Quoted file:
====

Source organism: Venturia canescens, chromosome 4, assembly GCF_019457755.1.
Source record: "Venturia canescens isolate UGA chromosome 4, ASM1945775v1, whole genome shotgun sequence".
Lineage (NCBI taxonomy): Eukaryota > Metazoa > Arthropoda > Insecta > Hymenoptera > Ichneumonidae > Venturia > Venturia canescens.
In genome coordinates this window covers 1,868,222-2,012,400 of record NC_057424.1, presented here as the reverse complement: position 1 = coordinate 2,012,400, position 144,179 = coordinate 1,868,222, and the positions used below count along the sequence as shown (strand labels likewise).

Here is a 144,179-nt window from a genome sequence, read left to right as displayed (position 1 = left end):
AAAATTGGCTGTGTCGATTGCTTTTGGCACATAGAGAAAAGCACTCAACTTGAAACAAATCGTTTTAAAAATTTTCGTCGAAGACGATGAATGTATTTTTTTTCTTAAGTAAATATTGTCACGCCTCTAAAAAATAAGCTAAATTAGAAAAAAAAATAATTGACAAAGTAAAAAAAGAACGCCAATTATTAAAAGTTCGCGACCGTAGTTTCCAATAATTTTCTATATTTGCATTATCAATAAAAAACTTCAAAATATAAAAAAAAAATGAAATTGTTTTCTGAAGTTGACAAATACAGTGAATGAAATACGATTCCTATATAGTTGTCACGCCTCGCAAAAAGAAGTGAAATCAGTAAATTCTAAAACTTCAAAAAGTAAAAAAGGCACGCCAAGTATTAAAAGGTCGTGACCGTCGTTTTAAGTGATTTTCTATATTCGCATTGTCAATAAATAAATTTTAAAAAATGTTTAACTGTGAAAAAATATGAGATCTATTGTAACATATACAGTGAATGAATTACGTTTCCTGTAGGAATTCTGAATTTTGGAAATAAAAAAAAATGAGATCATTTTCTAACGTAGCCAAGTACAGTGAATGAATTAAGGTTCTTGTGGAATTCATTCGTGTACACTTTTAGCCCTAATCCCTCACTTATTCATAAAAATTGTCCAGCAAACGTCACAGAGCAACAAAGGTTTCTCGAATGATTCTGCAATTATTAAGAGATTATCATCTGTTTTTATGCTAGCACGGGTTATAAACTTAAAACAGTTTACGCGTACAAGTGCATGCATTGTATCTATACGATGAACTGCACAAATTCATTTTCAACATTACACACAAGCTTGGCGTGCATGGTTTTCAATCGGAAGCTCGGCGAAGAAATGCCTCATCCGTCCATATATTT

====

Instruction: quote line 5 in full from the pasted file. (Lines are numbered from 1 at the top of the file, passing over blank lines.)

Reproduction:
Here is a 144,179-nt window from a genome sequence, read left to right as displayed (position 1 = left end):